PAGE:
Your scripts would work like this in CMUD:
Code:
$index = @myVarThatTellsMeWhichIndexOfTheArrayToChange
#VAR myArrayVariable.$index %-1 // don't need the {} around %-1 in CMUD, although it will work either way
#VAR xpstart @xp  // don't need the <> around it

and
Code:
#VAR xplast @xp  // should still be fine in CMUD
#VAR xp %1
// now you have several choices for the last line:
#ECHO XP Gained Since last check (@xp-@xplast) XP Gained Since last reset (@xp-@xpstart)
// or
$explast = @xp-@xplast
$expstart = @xp-@xpstart
#ECHO XP Gained Since last check $explast XP Gained Since last reset $expstart
// or
#ECHO XP {Gained Since last check $explast XP Gained Since last reset $expstart}
// or
#ECHO %concat("XP Gained Since last check",(@xp-@xplast),"XP Gained Since last reset",(@xp-@xpstart))

So, both of these scripts are still possible in CMUD, and in my opinion are easier to read and understand. The last line of the second example is a good lesson for everyone. When writing scripts, people need to start paying more attention to putting " around literal strings, and using () around expressions they want to evaluate. When a command allows multiple arguments, such as #ECHO or #SHOW, then you just need to put () around the expressions. But if #ECHO only accepted a single argument then you would need to choose one of the last two examples.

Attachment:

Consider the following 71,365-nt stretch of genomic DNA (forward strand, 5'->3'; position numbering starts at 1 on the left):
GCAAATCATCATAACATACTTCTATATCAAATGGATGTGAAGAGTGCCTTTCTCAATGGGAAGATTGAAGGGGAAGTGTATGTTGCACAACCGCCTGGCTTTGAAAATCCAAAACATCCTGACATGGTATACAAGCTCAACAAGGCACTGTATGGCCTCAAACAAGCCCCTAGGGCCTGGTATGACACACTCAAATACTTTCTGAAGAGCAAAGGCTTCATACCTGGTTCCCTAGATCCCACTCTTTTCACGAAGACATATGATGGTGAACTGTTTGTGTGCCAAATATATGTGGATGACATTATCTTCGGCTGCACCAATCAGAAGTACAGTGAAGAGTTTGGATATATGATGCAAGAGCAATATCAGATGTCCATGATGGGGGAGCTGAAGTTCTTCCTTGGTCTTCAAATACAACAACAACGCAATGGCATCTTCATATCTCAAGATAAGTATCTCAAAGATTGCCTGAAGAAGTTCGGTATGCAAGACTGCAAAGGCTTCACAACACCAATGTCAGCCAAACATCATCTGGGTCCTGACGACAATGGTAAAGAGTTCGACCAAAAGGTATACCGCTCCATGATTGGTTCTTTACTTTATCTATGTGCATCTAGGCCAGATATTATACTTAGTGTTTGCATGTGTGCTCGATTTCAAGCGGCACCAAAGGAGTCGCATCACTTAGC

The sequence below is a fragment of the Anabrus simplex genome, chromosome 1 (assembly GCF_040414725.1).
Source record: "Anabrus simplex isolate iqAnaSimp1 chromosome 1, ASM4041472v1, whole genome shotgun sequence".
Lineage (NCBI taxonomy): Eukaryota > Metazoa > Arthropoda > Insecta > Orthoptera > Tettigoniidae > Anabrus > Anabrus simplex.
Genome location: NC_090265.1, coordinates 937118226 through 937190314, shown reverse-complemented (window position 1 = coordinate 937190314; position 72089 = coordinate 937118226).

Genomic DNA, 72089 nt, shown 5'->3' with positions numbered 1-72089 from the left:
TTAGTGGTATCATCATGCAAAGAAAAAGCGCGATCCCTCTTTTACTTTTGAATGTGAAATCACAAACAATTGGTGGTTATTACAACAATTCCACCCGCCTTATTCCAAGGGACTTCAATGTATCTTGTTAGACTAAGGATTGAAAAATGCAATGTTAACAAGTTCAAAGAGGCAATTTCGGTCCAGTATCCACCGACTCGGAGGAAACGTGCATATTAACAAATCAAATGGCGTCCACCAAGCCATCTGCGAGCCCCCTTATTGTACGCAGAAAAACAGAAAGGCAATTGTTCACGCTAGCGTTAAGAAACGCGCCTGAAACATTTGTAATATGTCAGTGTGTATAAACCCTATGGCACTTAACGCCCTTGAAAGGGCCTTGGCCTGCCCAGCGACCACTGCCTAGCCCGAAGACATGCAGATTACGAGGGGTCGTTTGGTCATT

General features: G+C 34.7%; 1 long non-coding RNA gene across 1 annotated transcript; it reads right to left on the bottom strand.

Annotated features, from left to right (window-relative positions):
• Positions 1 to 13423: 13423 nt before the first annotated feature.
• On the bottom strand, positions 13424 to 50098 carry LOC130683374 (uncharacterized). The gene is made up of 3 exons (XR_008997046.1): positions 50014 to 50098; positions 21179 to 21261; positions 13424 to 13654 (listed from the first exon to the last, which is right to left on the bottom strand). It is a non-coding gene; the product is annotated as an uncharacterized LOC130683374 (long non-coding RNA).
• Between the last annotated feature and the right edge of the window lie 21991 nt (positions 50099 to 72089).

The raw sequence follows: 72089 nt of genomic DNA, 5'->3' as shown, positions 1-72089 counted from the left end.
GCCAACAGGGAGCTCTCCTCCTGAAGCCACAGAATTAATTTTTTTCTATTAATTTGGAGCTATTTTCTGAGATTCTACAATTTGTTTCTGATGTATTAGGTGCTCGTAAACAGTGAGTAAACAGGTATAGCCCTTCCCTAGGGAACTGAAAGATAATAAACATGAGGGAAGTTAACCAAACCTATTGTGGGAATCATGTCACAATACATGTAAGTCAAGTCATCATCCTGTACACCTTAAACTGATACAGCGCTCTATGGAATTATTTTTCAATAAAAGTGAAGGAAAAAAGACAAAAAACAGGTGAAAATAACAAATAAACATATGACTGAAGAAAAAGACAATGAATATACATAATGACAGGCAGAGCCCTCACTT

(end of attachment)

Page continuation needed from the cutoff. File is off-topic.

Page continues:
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Zhiroc
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Joined: 04 Feb 2005
Posts: 246

PostPosted: Mon May 08, 2006 9:03 pm   
 
I'm not sure if it's an example or not, but perhaps look at this thread.
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Seb
Wizard


Joined: 14 Aug 2004
Posts: 1241

PostPosted: Mon May 08, 2006 11:27 pm   
 
Zugg, I know that's not what you asked. Maybe I shouldn't have posted my examples, but I was clear about what I was posting, and I was concerned that this change might
(a) make certain scripts unnecessarily wordy;
(b) break compatibility for a quite a lot of zScripts.

Maybe I am wrong on point (b), and it will not affect many people. One option might be to disable <> and [] in preferences? Oh wait! That already exists! So why can't we just keep it how it is, and people who want to turn them off in preferences to use HTML tags can use local variables instead?